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Topic: Standard Deviation Equation  (Read 82476 times)

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Offline tunelling

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Standard Deviation Equation
« on: January 03, 2009, 07:37:13 PM »
Hi,

I need to calculate the standard deviation of some results from a chemistry experiment.

Could someone please explain how to use the standard deviation equation. I've had a look at some webpages but I think they assume that you have a good understanding of maths, which I don't.

Offline Arkcon

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Re: Standard Deviation Equation
« Reply #1 on: January 03, 2009, 07:48:16 PM »
Humpf.  Funny.  Most people these days just plug their numbers into the Excel formula, or their calculator and just roll with it.  It is pretty impressive that you even care about this topic.  OK.  Let's try to work with what you have.  List your data.  If it's hundred's of numbers, then just lost some.  Copy, as best you can, the formula you've searched for.  And try to guess where to plug in the values.
Hey, I'm not judging.  I just like to shoot straight.  I'm a man of science.

Offline Arkcon

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Re: Standard Deviation Equation
« Reply #2 on: January 03, 2009, 08:12:00 PM »
Oh, and for an explanation of what a standard deviation is, did you see this wikipedia example.  It is pretty clear:

http://en.wikipedia.org/wiki/Standard_deviation#Example
Hey, I'm not judging.  I just like to shoot straight.  I'm a man of science.

Offline Mr Peanut

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Re: Standard Deviation Equation
« Reply #3 on: January 03, 2009, 08:54:01 PM »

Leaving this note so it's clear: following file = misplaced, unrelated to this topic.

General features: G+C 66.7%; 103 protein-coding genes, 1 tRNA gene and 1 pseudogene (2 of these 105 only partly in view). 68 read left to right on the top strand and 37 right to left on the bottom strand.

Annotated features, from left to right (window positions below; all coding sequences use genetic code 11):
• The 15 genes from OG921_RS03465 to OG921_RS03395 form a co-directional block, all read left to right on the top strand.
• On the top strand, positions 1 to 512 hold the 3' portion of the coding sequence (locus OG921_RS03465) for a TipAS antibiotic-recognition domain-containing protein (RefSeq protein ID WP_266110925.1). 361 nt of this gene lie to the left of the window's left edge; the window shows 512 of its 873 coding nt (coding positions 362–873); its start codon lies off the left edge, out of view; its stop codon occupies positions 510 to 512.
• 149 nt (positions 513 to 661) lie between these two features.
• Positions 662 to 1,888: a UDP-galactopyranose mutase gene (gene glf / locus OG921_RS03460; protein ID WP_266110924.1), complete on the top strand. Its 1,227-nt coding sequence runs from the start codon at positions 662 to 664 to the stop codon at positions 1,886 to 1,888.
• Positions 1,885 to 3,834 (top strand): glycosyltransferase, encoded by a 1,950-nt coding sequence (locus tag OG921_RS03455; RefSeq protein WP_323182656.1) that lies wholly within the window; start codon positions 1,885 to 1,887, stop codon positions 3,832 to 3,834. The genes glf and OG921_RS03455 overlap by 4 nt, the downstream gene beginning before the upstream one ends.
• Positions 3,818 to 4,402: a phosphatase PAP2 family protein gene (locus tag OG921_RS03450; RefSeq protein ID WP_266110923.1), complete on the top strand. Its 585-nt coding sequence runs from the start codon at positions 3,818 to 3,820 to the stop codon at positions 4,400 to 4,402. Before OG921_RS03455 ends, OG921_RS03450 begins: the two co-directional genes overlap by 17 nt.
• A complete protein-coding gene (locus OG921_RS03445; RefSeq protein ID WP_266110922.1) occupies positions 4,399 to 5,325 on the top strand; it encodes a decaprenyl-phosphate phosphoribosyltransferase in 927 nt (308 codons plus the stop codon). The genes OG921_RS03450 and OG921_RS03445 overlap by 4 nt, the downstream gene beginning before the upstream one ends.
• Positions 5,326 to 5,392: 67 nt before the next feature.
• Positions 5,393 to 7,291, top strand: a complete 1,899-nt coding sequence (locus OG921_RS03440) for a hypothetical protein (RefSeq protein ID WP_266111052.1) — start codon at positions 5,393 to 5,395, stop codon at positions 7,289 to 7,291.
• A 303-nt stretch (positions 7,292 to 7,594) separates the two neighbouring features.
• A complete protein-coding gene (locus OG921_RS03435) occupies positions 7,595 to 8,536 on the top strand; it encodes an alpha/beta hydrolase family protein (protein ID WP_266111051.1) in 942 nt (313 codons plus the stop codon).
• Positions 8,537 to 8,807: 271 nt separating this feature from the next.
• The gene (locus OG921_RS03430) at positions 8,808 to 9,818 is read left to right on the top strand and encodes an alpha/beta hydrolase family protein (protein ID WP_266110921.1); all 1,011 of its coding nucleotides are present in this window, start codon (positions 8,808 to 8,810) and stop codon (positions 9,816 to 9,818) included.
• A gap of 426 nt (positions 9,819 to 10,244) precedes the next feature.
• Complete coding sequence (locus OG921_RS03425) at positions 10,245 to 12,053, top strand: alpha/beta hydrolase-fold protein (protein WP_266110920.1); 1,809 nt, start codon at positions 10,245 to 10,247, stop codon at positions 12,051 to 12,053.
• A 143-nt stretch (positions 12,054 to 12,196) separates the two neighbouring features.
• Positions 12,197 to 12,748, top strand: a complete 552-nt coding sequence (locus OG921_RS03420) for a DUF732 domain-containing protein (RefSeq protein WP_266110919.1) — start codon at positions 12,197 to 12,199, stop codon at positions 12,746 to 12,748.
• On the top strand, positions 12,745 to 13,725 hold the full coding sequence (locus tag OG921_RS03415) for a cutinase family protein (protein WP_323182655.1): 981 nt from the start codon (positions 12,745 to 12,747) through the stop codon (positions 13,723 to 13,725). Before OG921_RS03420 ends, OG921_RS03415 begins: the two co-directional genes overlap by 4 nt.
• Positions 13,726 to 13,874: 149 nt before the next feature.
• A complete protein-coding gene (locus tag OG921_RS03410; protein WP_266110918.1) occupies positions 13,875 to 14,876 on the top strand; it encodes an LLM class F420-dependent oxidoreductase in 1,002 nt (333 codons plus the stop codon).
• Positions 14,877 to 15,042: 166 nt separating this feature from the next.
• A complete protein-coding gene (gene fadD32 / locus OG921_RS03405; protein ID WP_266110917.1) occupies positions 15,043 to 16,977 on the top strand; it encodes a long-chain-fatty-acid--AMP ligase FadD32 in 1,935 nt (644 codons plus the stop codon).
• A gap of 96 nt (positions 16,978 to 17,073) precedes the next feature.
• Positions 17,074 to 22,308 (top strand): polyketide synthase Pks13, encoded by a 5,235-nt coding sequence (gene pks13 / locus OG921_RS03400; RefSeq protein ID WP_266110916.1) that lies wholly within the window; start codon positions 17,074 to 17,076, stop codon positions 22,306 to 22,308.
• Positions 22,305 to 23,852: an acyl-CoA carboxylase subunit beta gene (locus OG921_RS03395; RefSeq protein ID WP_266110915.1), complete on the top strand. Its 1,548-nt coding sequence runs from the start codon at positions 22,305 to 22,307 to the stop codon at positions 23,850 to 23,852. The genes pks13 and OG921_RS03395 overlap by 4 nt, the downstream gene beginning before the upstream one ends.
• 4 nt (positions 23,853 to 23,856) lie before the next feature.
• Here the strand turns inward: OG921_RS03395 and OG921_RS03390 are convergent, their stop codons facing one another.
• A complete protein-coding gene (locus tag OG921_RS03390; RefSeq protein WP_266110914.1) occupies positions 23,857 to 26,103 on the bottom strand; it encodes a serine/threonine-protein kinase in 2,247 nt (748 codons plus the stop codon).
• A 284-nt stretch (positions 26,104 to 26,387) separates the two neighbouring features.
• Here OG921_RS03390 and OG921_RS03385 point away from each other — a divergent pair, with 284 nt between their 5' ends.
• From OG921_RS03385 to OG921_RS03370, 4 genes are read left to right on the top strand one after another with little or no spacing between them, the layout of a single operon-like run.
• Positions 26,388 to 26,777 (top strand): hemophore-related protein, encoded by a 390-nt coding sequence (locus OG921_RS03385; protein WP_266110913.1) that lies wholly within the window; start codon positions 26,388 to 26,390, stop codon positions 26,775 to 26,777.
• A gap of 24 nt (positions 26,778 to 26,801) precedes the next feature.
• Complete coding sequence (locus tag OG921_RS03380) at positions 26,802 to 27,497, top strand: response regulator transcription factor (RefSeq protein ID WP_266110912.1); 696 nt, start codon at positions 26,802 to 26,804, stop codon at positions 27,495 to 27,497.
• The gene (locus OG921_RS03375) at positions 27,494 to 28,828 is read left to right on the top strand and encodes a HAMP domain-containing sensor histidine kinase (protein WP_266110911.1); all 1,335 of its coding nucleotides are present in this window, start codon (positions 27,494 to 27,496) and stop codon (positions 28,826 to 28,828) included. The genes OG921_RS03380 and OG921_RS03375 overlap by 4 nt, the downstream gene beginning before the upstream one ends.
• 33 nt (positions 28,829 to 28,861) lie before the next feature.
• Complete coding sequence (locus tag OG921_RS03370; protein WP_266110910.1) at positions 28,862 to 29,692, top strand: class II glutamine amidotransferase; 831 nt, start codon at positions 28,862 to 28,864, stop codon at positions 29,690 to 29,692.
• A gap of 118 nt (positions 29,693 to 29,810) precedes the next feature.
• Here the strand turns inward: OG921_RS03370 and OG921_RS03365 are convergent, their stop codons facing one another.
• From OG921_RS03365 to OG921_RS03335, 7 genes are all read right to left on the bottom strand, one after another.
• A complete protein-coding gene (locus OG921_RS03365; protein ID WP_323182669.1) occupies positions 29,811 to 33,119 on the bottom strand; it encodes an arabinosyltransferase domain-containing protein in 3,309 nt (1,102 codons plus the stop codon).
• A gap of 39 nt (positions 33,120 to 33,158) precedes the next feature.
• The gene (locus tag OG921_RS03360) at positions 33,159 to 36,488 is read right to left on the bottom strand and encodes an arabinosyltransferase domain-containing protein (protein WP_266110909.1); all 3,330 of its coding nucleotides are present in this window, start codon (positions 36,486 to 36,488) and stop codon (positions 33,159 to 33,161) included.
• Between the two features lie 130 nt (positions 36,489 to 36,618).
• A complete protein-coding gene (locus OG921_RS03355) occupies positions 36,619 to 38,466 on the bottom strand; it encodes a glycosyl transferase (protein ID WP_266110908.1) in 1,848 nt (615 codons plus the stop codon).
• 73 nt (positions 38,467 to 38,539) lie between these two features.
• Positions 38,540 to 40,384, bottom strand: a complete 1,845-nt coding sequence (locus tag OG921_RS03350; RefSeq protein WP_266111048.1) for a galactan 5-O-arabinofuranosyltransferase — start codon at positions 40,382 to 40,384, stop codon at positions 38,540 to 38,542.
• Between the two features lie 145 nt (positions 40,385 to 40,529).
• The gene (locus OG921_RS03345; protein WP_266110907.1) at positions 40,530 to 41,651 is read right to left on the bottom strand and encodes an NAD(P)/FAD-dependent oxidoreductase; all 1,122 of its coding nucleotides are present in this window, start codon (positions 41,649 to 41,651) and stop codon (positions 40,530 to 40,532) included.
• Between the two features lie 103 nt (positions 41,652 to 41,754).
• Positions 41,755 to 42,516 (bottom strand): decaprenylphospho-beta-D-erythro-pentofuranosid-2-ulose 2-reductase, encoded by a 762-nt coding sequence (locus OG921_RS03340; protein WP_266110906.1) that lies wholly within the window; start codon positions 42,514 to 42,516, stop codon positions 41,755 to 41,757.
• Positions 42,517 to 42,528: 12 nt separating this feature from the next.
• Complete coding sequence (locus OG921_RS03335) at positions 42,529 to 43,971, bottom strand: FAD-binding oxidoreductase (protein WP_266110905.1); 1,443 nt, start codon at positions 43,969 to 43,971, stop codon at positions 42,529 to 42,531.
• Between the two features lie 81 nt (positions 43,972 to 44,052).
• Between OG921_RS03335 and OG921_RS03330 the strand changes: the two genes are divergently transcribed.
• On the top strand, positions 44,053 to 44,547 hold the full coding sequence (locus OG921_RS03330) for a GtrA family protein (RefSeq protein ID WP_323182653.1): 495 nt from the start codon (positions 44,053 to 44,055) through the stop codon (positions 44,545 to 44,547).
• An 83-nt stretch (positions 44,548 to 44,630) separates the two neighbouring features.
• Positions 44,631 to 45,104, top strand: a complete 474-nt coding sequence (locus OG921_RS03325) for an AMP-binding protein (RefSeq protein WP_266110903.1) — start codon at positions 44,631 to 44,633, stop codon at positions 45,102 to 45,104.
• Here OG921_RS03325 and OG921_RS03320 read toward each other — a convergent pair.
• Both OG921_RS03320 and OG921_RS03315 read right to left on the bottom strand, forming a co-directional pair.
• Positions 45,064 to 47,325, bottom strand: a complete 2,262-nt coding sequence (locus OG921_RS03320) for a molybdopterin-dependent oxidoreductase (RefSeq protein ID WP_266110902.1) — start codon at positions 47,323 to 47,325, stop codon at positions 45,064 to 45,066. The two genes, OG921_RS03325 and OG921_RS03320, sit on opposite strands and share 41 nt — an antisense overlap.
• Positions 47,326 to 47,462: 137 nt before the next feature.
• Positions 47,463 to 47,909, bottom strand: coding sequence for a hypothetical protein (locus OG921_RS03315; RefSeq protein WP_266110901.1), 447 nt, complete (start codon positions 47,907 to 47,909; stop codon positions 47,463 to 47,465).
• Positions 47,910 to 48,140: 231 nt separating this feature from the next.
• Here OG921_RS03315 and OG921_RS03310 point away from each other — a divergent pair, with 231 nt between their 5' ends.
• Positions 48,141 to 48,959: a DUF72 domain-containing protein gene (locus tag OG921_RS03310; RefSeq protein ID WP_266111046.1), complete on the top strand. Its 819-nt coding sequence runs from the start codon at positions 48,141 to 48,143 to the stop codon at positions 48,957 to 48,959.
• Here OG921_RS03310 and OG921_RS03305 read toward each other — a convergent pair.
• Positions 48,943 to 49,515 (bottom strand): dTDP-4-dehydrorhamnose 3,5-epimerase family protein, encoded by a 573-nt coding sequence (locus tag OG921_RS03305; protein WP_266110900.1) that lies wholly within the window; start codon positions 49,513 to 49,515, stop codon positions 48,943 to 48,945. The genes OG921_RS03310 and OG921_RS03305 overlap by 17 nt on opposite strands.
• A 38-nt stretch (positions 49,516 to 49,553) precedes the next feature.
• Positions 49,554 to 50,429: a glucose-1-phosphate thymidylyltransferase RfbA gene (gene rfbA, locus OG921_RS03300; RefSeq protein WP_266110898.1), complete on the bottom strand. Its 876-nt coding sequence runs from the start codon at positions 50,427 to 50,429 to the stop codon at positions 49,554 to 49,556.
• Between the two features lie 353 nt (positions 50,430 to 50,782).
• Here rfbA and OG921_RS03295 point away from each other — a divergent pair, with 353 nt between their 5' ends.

Could someone please explain how to use the standard deviation equation.

One thing that is sometimes not clear for some is the distinction between the standard deviation and its estimate from a sample of the population. The standard deviation is (as wiki points out) the root mean square deviation from the mean for the values of ALL of the members of the population.

When making measurements we rarely measure all of the values. Instead we measure a subset called a "sample". The actual standard deviation (the population standard deviation) is estimated from the sample using the "sample standard deviation".

The sample standard deviation is almost a root mean square but instead of dividing by the population count we divide by the sample count minus the degrees of freedom (typically N-1 where N is the sample count).


Offline flask

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Re: Standard Deviation Equation
« Reply #4 on: January 18, 2009, 07:11:50 PM »

Offline pjaj

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Re: Standard Deviation Equation
« Reply #5 on: February 23, 2009, 01:04:54 PM »
One definition of the standard deviation is "The root of the mean of the squares of the differences from the average"
At first glance quite a mouthful, but read it out slowly and it is an explanation of how to calculate the SD.